It is also worth backing all this up with independent research. In the study Candidate Experience 2020, published by softgarden in the German market, some very important conclusions came to light – candidates are becoming increasingly impatient, both in relation to the application process (the maximum acceptable time for filling out a form is 10 minutes) and waiting for a response (maximum 14 days after sending an application). They also expect transparent processes as well as high quality and attractive job offers that give a real insight into future tasks. The ability to respond to them will increasingly determine a company’s recruiting success

The company's perspective and the applicant's perspective - how do you reconcile this in practice?

Moving on to concrete examples of the conflicting expectations of companies and candidates of the recruiter, it is worth focusing on the issue of time. In the context of an organisation, the focus will almost always be on getting processes done as quickly as possible. Unfortunately, this increased speed can lead to a loss of quality, while being of critical importance to the candidate. How can this be reconciled? Certainly technology can be supportive here, automating what is possible while still maintaining the individual approach to candidates. This can be done, for example, through an ATS that has the ability to send automated, personalised messages with feedback at various stages of the recruitment process. Of course, the tool itself is not the solution to the problem, but developing good message templates adapted to different situations is a good way to speed up the communication with the candidate while maintaining high standards.

The subject of arranging meetings and interviews similarly presents itself. The days when the candidate agreed to every scheduling option are long gone. Today, they expect it to fit into their schedule, and in the age of online recruiting, they also want it to be technologically seamless. From the recruiting team’s perspective, on the other hand, it’s important to have a deadline that suits everyone. So how can you easily create multiple appointment proposals that suit all parties and meet the candidate’s expectations without wasting long hours on arrangements? Again, a technology solution that allows you to coordinate everyone’s calendars on the recruiting team and send the candidate multiple available time options for a meeting directly from the ATS system can help.

An important issue related to the mutual expectations of companies and recruiters is the topic of employer image. Companies want to attract the best candidates, but these candidates only want to apply to companies that they perceive as attractive. This is why all of a recruiter’s work is so important. He or she is the first person a candidate meets in the recruitment process, and also the person whose work is most often discussed on employer review portals. So, among other things, it is the high quality of the recruiter’s work that translates into the company’s ability to meet its needs in hiring top talent.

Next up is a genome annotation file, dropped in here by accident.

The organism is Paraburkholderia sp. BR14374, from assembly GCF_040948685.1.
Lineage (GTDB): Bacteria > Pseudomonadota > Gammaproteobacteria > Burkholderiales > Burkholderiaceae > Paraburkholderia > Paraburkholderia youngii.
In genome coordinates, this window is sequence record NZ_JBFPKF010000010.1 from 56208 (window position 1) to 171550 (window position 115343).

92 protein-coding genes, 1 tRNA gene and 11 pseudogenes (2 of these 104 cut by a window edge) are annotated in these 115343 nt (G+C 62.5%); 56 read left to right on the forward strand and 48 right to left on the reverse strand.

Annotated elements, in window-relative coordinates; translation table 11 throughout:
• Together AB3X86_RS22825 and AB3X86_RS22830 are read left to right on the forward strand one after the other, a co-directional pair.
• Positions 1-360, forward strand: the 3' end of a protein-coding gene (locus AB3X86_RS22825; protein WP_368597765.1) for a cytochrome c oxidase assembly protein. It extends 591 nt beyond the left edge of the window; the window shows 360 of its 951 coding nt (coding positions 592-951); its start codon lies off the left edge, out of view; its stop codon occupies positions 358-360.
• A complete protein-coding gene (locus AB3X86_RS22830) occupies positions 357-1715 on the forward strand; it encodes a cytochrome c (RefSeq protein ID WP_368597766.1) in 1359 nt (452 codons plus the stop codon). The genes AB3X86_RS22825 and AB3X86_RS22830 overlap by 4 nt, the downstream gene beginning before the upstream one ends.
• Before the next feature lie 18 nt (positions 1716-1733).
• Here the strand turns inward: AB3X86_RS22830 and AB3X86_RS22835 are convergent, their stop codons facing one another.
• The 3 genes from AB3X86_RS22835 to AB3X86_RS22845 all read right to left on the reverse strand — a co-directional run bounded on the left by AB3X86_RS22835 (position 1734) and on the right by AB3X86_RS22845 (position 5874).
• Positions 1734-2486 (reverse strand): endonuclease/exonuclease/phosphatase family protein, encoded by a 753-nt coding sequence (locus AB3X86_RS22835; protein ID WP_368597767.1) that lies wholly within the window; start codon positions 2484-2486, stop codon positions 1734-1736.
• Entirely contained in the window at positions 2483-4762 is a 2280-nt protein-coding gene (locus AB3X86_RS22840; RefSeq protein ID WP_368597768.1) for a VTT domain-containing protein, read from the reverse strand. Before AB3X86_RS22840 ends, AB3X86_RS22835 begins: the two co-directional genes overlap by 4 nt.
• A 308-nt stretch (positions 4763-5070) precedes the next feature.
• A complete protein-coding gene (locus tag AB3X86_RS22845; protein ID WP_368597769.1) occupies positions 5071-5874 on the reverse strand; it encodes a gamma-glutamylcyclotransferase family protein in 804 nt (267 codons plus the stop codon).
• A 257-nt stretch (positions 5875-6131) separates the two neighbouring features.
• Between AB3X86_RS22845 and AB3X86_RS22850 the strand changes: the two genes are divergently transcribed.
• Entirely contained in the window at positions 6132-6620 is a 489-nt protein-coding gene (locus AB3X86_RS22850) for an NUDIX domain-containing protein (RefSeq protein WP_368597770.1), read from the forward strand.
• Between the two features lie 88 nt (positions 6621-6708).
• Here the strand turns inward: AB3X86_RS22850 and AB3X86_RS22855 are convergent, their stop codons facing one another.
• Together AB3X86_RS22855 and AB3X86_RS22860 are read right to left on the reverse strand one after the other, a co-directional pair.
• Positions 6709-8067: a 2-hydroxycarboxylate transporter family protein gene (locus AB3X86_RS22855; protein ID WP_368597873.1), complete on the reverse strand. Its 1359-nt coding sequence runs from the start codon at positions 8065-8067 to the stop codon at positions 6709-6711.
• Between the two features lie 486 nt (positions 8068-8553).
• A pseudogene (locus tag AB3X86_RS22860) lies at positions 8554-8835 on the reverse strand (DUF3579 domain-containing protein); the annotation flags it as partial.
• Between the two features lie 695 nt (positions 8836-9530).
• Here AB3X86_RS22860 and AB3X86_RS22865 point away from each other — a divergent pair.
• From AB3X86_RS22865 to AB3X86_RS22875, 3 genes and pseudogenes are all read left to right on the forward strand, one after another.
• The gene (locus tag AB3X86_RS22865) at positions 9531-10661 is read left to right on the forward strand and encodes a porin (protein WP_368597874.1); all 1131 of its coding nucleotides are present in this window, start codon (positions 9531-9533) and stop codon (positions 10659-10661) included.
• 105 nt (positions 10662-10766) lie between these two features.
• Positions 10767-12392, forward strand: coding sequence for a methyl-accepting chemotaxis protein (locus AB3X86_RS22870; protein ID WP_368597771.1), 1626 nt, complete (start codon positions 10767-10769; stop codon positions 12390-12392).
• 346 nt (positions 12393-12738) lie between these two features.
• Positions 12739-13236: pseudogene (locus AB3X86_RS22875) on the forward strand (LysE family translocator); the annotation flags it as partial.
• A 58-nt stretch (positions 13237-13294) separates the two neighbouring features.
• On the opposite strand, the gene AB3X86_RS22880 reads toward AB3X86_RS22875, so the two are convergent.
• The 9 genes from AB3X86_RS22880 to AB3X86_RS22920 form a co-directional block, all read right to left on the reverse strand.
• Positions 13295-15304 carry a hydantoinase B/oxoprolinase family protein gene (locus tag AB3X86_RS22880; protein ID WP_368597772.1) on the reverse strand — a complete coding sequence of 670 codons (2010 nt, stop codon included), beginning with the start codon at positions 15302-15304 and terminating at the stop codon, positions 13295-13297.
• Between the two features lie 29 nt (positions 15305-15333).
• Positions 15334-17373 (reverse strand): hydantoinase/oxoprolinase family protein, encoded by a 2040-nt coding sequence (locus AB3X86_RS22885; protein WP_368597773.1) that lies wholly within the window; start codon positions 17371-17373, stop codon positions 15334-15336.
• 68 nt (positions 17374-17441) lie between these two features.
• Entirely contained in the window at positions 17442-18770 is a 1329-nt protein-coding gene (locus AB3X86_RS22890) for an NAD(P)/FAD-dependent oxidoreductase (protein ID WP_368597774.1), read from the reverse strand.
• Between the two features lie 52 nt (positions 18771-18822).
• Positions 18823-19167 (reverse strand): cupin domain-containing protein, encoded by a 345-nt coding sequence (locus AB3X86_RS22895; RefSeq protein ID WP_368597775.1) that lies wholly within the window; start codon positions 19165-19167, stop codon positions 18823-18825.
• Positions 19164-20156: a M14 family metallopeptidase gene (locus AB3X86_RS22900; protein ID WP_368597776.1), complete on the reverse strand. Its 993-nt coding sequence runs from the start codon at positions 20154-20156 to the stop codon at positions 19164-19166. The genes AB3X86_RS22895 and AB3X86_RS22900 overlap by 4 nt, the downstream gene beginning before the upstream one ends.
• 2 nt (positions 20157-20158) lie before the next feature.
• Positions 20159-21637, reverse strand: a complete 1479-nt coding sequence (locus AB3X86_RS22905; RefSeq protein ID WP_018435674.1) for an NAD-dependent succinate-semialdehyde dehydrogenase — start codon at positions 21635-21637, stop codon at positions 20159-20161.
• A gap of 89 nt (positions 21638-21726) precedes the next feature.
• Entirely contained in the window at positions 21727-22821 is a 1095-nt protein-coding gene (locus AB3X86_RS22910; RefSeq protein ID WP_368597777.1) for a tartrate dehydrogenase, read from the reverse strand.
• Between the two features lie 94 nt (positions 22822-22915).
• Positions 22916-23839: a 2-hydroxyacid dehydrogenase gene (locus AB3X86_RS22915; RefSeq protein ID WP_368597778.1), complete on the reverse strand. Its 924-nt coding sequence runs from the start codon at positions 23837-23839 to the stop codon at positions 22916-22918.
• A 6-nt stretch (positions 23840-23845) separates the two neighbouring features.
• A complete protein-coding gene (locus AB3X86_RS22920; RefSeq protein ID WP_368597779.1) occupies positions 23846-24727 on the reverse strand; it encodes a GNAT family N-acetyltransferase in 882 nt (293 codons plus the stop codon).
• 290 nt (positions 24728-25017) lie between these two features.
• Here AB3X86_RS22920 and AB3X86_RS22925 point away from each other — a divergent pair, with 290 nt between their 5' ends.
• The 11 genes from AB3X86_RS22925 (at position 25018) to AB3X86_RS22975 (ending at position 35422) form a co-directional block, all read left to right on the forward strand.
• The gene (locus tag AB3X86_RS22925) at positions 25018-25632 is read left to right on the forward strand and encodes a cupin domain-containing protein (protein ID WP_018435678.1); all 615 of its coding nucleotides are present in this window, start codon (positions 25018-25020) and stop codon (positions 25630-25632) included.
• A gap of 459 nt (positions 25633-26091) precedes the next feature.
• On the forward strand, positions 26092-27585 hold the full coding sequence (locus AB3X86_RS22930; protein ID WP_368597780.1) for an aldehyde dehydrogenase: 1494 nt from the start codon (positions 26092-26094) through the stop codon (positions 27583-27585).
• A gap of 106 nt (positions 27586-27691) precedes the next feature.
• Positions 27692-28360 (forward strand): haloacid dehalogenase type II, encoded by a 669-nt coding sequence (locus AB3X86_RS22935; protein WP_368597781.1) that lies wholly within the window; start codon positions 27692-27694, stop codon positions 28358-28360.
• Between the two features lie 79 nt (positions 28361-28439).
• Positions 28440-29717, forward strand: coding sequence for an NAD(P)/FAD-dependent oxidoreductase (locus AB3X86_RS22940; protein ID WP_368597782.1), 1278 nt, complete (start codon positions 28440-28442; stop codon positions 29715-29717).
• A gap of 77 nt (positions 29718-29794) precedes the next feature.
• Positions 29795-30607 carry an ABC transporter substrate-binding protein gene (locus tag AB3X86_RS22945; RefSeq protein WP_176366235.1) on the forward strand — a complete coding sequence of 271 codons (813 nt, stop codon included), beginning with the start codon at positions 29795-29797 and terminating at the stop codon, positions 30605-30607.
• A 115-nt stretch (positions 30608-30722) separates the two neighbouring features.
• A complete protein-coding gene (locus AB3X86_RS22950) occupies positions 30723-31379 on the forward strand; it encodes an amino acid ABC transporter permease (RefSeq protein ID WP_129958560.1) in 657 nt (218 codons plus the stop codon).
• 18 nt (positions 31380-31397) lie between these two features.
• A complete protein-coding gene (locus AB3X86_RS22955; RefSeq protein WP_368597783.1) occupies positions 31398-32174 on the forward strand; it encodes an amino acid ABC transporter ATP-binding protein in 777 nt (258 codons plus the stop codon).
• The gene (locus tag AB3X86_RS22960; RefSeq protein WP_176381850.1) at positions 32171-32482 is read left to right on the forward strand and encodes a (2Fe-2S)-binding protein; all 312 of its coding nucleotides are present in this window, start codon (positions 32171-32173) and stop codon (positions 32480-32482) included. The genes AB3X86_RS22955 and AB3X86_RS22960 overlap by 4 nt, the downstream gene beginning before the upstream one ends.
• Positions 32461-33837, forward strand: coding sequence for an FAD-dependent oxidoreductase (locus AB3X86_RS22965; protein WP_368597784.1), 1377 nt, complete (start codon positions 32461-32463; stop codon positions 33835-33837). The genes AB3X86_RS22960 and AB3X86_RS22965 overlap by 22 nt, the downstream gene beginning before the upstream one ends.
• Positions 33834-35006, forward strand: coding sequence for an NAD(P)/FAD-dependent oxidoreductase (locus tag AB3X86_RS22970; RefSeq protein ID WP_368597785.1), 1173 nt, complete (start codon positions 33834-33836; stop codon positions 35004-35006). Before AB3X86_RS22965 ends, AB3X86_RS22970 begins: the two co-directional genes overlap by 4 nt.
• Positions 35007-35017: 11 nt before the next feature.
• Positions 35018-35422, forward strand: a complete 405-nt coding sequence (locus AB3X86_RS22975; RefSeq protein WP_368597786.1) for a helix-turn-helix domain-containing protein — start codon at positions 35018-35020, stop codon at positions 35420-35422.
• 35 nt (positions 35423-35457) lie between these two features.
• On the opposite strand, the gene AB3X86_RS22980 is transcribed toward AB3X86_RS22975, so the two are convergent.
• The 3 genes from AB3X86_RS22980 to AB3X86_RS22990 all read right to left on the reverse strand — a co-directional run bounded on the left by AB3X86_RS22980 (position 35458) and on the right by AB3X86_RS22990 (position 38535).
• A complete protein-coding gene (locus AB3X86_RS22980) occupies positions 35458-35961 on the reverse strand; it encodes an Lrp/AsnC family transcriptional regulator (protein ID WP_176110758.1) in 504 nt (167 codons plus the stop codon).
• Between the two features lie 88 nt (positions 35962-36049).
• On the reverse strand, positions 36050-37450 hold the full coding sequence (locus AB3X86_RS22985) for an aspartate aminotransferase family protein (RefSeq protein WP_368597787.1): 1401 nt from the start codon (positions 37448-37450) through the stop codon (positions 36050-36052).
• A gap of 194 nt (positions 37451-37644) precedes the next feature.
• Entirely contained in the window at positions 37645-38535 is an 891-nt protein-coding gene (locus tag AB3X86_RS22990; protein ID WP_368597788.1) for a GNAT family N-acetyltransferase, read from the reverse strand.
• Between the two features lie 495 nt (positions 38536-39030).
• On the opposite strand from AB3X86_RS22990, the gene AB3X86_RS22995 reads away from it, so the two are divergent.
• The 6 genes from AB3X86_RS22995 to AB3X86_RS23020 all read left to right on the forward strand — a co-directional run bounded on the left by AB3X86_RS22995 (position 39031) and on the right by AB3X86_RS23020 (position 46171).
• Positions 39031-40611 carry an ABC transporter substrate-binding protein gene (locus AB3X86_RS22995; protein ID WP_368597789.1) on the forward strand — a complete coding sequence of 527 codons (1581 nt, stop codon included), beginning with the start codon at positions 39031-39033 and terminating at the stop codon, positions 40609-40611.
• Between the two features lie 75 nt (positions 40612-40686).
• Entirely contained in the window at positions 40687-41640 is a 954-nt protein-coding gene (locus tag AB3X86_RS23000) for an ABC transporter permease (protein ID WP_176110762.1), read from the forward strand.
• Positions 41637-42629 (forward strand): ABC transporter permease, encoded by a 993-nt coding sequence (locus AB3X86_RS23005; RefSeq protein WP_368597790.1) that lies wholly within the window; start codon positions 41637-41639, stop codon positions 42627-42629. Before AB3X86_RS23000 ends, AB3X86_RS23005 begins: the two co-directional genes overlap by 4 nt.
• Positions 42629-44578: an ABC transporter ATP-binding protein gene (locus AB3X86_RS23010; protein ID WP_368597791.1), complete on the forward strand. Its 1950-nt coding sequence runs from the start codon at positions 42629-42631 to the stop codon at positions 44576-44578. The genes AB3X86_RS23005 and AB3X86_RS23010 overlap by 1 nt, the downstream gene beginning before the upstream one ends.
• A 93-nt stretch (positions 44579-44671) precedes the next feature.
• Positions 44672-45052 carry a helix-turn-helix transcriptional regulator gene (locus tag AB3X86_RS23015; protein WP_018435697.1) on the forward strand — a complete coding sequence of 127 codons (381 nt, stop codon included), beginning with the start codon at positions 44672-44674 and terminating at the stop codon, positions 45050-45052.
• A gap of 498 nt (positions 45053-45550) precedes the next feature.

What about evaluations of the company as an employer? Do you ask candidates for their opinions or do you rely solely on external review platforms? These are of great interest to candidates and often make the final decision on whether to apply. For this reason, implementing your own system for soliciting candidate and employee feedback can be a way to boost your image, as evidence of the company’s transparency and openness to criticism, while also being a source of invaluable knowledge for candidates. It’s just important to do this in a way that conveys credibility, such as using a third-party solution that ensures all reviews are published and meet expression standards.

Conclusion

“From my perspective, the most important quality in a recruiter is a willingness to grow professionally. As a profession, we need to constantly reach for new solutions, listen to candidates and engage in mature discussion with the company. I was very pleased to see that when asked how they felt about their professional development on a scale of 1 to 10, the webinar attendees gave an average of 5.7. This shows that regardless of seniority, we are aware that we will never achieve 100% knowledge because our field is constantly evolving. That’s why I appreciate the recruiters’ work so much,” Joanna Urbańska sums up.

Cooperation with an expert:

Joanna Urbańska

Joanna Urbańska is an HR Business Partner, manager, trainer, coach, consultant and psychologist. She also runs a blog for recruiters. She is the author of articles for the HR Business Partner magazine, co-author of the HR Business Guide tool and belongs to the H2H initiative.

She has been working in HR for 6 years, with 5000+ recruitment interviews, as many satisfied candidates and employees, countless constructive conversations and feedback, including within the organisation. She has spent over 100 hours in the training room, followed by nearly 30 hours of coaching, which she continues to do.